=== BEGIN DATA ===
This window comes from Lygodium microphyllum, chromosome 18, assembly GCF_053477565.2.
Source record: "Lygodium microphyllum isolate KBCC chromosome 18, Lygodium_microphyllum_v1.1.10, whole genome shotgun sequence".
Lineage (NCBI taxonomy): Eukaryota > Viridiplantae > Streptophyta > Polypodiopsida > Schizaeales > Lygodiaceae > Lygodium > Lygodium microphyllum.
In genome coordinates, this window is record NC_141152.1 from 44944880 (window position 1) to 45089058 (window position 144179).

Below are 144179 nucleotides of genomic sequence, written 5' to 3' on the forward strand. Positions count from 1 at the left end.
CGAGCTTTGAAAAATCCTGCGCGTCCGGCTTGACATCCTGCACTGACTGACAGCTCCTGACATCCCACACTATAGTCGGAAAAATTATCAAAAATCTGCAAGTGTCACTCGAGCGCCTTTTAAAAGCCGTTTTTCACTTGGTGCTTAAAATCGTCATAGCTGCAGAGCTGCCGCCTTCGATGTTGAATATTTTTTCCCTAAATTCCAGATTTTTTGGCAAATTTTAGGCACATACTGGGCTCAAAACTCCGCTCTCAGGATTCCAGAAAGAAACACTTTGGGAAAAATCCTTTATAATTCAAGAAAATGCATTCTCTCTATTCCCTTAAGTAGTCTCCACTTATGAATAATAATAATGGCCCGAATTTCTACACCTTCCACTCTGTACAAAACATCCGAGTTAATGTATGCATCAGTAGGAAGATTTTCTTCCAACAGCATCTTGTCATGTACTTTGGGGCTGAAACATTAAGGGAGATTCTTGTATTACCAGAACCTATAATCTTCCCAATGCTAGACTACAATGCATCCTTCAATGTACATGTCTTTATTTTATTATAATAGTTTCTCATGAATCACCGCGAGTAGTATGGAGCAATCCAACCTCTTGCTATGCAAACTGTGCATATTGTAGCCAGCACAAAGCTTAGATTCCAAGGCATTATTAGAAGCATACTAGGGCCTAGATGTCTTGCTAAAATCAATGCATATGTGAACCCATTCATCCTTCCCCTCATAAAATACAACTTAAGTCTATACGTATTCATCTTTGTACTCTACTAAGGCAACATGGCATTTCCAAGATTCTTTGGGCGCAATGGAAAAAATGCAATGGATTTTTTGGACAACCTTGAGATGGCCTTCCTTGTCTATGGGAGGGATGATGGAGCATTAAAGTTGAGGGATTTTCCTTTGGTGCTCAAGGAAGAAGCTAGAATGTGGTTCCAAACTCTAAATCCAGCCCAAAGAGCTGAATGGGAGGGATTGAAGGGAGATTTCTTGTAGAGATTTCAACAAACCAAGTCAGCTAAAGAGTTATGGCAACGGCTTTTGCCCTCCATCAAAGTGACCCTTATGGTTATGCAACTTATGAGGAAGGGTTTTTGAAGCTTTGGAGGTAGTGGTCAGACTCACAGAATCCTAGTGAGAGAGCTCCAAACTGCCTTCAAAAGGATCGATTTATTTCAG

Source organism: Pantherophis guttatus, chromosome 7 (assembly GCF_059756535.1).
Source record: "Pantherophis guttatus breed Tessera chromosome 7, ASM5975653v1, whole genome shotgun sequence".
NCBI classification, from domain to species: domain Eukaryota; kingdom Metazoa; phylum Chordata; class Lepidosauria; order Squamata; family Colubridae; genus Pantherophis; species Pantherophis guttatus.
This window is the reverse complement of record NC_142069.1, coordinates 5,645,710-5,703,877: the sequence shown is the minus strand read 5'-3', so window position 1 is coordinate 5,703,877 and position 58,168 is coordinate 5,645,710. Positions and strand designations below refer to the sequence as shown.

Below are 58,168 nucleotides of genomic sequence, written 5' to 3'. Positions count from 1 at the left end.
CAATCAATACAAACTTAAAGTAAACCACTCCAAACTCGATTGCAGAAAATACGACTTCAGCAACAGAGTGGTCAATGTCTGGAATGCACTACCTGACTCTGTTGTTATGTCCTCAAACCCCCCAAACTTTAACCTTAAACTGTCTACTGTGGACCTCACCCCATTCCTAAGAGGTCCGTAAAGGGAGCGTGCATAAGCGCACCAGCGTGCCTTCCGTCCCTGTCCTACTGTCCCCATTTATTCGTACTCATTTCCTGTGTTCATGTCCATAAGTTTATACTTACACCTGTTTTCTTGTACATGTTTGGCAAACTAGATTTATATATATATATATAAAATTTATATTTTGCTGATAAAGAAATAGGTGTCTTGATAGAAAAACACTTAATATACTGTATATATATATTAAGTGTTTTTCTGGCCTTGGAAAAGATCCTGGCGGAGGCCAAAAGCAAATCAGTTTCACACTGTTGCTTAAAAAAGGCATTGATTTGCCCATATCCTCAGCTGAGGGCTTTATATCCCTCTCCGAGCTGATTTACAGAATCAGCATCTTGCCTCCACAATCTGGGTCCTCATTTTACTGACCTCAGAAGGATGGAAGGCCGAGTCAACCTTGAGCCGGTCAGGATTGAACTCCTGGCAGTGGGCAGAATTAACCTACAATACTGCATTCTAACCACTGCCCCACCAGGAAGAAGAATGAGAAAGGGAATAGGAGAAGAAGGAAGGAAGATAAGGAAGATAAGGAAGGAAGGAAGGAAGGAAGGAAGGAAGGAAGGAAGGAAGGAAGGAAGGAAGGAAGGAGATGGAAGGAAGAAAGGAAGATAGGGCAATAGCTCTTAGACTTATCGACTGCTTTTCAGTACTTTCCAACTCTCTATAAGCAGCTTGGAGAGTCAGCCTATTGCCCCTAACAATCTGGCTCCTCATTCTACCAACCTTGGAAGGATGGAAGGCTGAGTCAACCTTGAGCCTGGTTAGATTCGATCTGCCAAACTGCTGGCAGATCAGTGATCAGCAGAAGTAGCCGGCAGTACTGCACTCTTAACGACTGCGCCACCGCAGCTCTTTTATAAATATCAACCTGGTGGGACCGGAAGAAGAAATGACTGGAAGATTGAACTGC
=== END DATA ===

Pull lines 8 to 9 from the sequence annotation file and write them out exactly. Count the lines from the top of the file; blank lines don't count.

Source record: "Pantherophis guttatus breed Tessera chromosome 7, ASM5975653v1, whole genome shotgun sequence".
NCBI classification, from domain to species: domain Eukaryota; kingdom Metazoa; phylum Chordata; class Lepidosauria; order Squamata; family Colubridae; genus Pantherophis; species Pantherophis guttatus.